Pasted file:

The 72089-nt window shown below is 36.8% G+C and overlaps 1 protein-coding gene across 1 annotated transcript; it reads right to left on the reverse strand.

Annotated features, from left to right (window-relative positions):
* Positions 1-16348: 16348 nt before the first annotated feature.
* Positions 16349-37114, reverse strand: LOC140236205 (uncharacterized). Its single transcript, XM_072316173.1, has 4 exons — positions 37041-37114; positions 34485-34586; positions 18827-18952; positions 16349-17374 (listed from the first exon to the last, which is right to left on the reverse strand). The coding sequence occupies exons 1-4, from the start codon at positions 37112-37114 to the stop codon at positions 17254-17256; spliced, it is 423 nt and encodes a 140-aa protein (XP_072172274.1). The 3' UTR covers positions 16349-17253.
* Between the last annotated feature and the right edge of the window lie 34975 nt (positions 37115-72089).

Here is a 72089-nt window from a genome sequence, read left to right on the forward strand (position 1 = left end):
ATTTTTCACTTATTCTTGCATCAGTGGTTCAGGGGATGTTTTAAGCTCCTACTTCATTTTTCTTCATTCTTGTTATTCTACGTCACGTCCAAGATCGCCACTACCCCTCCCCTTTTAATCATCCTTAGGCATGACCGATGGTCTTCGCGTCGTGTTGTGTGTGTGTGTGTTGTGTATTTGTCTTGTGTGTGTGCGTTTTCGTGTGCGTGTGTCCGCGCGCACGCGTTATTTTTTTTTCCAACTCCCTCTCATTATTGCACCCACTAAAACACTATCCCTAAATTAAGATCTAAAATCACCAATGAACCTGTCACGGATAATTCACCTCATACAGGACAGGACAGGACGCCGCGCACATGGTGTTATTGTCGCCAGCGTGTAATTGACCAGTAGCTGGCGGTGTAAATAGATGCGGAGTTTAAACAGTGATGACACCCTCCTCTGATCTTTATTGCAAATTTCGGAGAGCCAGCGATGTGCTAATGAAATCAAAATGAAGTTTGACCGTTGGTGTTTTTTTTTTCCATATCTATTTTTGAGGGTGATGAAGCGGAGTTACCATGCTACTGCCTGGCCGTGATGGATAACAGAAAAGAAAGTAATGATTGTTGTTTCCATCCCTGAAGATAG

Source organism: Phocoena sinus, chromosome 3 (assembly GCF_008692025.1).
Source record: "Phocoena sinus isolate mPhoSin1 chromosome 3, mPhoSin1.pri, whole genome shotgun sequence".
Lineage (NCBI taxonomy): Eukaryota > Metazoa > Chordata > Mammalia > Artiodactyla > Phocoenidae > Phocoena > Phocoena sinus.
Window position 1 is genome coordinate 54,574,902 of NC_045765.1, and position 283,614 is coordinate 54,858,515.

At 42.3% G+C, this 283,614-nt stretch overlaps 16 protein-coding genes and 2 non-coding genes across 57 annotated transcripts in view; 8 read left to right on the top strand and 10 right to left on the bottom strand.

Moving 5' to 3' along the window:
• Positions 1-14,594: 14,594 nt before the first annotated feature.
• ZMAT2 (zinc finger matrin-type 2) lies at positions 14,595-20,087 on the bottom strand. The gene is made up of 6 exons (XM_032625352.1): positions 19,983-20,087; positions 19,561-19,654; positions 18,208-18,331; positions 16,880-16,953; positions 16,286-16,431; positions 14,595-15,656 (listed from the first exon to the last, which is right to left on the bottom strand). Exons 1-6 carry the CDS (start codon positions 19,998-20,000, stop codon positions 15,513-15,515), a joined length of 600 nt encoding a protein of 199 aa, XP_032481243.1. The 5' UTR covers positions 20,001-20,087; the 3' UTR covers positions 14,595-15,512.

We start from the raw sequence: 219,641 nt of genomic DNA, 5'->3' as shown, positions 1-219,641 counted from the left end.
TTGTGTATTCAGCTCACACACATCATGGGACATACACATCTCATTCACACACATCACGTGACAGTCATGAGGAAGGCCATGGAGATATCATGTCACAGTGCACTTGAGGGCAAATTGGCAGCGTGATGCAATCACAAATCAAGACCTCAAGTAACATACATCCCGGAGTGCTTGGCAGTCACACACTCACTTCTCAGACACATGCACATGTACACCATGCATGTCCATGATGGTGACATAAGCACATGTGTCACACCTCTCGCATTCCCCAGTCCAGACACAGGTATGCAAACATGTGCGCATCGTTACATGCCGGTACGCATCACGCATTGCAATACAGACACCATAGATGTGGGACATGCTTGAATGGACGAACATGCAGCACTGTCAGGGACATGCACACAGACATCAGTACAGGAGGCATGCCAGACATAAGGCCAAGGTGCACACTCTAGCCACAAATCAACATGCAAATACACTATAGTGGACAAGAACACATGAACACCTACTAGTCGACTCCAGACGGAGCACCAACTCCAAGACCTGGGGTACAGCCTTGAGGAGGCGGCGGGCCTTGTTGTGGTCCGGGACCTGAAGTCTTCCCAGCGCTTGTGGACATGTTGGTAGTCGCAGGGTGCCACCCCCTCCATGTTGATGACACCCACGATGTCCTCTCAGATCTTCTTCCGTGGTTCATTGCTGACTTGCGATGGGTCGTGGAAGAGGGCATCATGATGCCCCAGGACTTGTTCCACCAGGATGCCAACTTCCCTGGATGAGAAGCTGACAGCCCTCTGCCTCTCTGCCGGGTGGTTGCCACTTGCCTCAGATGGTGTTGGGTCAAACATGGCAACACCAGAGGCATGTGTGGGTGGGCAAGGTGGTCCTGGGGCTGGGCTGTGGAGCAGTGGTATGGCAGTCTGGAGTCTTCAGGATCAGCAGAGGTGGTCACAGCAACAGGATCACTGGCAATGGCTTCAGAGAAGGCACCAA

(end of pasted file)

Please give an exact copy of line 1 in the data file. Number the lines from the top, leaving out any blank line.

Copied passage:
The 72089-nt window shown below is 36.8% G+C and overlaps 1 protein-coding gene across 1 annotated transcript; it reads right to left on the reverse strand.